The Guilt-Free Break
“Each person deserves a day away in which no problems are confronted, no solutions searched for. Each of us needs to withdraw from the cares which will not withdraw from us.”
~ Maya Angelou
Last week we were camping so I didn’t have a chance to post. But I did want to post this week and talk about what it’s like to come off an intense writing session, where the pace feels nonstop and the story all-consuming.
The Guilt-Free Break
I have to say that this last month of doing writing-related things (but not writing) amidst non-writing related things has been pretty awesome. I didn’t intend not to write. In fact, if you back at my June 22 post, I was pretty set on jumping into a couple of picture book manuscripts.
But I didn’t.
And I don’t feel bad about it.
That said, I do know it will take a little more effort to ramp things back up, just like it does when I haven’t kept to my regular exercise schedule. But I absolutely needed this break. How do I know? Because I experience all three of my “Take a Break” scenarios:
- Overdoing it. That final push on the novel felt like I was forcing myself to put one foot in front of the other—just write one more rushed scene and then another—waiting for the Finish Line to appear.
- Drained creativity. I couldn’t find my creative groove. My brain felt like mush and I couldn’t imagine there was anything left in there worth mining.
- None of my projects sound fun. Ideas and revisions I was excited about six weeks ago, projects I was looking forward to after I finished the YA draft, seemed like a chore. I had no interest in even thinking about them, let alone working on them.
How Long Are My Breaks?
As long as I need. This one happened to be a month. Not that I wasn’t thinking about other projects, but I didn’t feel an urge to jump in and rewrite/revise. I did things around the house. I critiqued a few short things. I taught a couple of classes. But I didn’t write.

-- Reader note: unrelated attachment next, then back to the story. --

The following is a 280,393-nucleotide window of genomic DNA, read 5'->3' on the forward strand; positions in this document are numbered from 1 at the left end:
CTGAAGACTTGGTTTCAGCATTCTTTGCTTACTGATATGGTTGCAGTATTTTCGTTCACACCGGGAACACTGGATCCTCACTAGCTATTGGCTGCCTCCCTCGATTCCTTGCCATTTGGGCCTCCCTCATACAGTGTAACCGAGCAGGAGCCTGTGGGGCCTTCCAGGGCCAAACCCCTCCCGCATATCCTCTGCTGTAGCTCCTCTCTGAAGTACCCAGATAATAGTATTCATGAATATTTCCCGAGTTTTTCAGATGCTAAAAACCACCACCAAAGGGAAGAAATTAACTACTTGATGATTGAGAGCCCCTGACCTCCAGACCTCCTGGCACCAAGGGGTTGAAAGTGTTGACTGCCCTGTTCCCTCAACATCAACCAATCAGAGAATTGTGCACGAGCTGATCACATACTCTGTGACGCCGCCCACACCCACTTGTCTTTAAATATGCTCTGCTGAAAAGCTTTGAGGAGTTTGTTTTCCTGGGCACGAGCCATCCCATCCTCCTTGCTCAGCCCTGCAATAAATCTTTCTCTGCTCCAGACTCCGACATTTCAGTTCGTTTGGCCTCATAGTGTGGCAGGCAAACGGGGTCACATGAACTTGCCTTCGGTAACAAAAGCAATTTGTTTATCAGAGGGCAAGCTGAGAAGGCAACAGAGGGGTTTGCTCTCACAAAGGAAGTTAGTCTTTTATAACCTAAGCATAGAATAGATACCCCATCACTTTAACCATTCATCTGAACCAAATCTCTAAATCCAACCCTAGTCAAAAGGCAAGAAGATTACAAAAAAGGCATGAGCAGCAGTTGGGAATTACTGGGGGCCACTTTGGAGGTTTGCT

How Do I Know I’m Ready for Writing Re-Entry?
Usually when I start feeling the itch, the urge to get back to a project. That’s often after I’ve taken a step in the direction of writing—brainstorming, reading a previous draft, jotting notes. I’m starting to feel that now.
And I know that next Friday I’ll be getting feedback on the novel. That will get me totally pumped to get back to that story. And before I get into that again, I really do want to get at least two of these picture books into shape for my critique groups.
Ah, a new deadline. I’m starting to feel the urge…
Thank you, Denise! I totally needed this today.
My husband is out of town for two days, and I stayed home for a long-awaited break and relaxation–with no car, no TV. We have been under pressure for about three months (traveling overseas, packing up our home of 30 years, and moving to a much smaller house in the hot desert), and I have felt close to panic many times. Thus the choice to stay home this trip.
But I started feeling guilty about not working on some of my home projects or doing something productive. So I puttered around all morning, and behold, I actually WANTED to do some things I’ve been meaning to do since we moved here. When I finished that, I puttered around on the computer, wondering what to do next. Should I write? Should I work on a lesson I have to give? Should I call one of my kids and see how they’re doing?
Then I found your post in my email, and I thought: this break is for me! So after I post this, I’m going to play Stardew Valley then read a novel. Thanks for validating my need for a break.
All the best!
I am SO SO happy you took the break you needed! It’s amazing how much pressure we put on ourselves to “be productive.” Sometimes what we need most is to do nothing at all or something completely fun like a game or reading. Good for you! I’m so happy the post came at the right time. xo
So true! Thank you.
Great post, Denise! Thank you…I needed it. I’m glad you enjoyed your time off so to speak. Good luck with your upcoming projects and enjoy the remainder of summer:)
Thanks so much, Karin!